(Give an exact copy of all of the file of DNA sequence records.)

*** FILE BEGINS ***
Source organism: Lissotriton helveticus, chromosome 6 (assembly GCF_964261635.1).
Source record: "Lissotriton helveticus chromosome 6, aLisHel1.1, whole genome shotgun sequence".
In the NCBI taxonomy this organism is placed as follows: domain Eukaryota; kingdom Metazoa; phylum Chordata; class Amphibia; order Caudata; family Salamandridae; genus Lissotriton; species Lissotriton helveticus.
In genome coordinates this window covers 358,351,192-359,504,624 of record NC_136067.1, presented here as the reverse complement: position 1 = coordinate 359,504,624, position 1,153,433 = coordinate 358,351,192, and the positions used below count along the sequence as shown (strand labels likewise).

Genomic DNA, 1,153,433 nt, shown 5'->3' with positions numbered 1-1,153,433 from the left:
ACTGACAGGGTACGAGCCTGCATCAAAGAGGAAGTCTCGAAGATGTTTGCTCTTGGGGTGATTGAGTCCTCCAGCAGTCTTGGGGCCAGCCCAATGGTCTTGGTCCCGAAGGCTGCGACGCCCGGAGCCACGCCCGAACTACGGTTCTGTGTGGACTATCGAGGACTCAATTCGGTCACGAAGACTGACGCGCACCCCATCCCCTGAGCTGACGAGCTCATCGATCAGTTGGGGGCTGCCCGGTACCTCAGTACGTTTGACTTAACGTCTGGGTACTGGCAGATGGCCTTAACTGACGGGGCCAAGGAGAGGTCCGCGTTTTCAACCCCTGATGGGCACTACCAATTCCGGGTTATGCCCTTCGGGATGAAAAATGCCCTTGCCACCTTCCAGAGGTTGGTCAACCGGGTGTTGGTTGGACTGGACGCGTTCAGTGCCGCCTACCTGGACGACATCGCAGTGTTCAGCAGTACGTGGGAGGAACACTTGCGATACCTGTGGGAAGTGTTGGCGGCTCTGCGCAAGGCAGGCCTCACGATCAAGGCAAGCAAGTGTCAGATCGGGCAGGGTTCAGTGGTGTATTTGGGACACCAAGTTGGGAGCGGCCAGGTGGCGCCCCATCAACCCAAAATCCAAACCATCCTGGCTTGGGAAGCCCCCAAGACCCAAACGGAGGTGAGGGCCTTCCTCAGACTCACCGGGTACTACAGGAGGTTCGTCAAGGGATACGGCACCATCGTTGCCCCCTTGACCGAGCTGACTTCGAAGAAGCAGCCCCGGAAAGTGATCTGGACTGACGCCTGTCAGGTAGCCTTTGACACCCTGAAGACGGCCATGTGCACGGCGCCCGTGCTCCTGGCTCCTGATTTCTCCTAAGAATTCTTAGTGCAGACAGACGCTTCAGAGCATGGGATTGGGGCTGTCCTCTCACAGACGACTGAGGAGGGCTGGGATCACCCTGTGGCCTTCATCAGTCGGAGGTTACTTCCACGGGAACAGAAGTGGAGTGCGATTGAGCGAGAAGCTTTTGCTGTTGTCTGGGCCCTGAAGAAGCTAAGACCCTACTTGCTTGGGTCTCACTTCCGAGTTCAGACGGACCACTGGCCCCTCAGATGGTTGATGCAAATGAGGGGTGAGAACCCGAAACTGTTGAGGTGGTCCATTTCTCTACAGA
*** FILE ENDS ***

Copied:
Source organism: Lissotriton helveticus, chromosome 6 (assembly GCF_964261635.1).
Source record: "Lissotriton helveticus chromosome 6, aLisHel1.1, whole genome shotgun sequence".
In the NCBI taxonomy this organism is placed as follows: domain Eukaryota; kingdom Metazoa; phylum Chordata; class Amphibia; order Caudata; family Salamandridae; genus Lissotriton; species Lissotriton helveticus.
In genome coordinates this window covers 358,351,192-359,504,624 of record NC_136067.1, presented here as the reverse complement: position 1 = coordinate 359,504,624, position 1,153,433 = coordinate 358,351,192, and the positions used below count along the sequence as shown (strand labels likewise).

Genomic DNA, 1,153,433 nt, shown 5'->3' with positions numbered 1-1,153,433 from the left:
ACTGACAGGGTACGAGCCTGCATCAAAGAGGAAGTCTCGAAGATGTTTGCTCTTGGGGTGATTGAGTCCTCCAGCAGTCTTGGGGCCAGCCCAATGGTCTTGGTCCCGAAGGCTGCGACGCCCGGAGCCACGCCCGAACTACGGTTCTGTGTGGACTATCGAGGACTCAATTCGGTCACGAAGACTGACGCGCACCCCATCCCCTGAGCTGACGAGCTCATCGATCAGTTGGGGGCTGCCCGGTACCTCAGTACGTTTGACTTAACGTCTGGGTACTGGCAGATGGCCTTAACTGACGGGGCCAAGGAGAGGTCCGCGTTTTCAACCCCTGATGGGCACTACCAATTCCGGGTTATGCCCTTCGGGATGAAAAATGCCCTTGCCACCTTCCAGAGGTTGGTCAACCGGGTGTTGGTTGGACTGGACGCGTTCAGTGCCGCCTACCTGGACGACATCGCAGTGTTCAGCAGTACGTGGGAGGAACACTTGCGATACCTGTGGGAAGTGTTGGCGGCTCTGCGCAAGGCAGGCCTCACGATCAAGGCAAGCAAGTGTCAGATCGGGCAGGGTTCAGTGGTGTATTTGGGACACCAAGTTGGGAGCGGCCAGGTGGCGCCCCATCAACCCAAAATCCAAACCATCCTGGCTTGGGAAGCCCCCAAGACCCAAACGGAGGTGAGGGCCTTCCTCAGACTCACCGGGTACTACAGGAGGTTCGTCAAGGGATACGGCACCATCGTTGCCCCCTTGACCGAGCTGACTTCGAAGAAGCAGCCCCGGAAAGTGATCTGGACTGACGCCTGTCAGGTAGCCTTTGACACCCTGAAGACGGCCATGTGCACGGCGCCCGTGCTCCTGGCTCCTGATTTCTCCTAAGAATTCTTAGTGCAGACAGACGCTTCAGAGCATGGGATTGGGGCTGTCCTCTCACAGACGACTGAGGAGGGCTGGGATCACCCTGTGGCCTTCATCAGTCGGAGGTTACTTCCACGGGAACAGAAGTGGAGTGCGATTGAGCGAGAAGCTTTTGCTGTTGTCTGGGCCCTGAAGAAGCTAAGACCCTACTTGCTTGGGTCTCACTTCCGAGTTCAGACGGACCACTGGCCCCTCAGATGGTTGATGCAAATGAGGGGTGAGAACCCGAAACTGTTGAGGTGGTCCATTTCTCTACAGA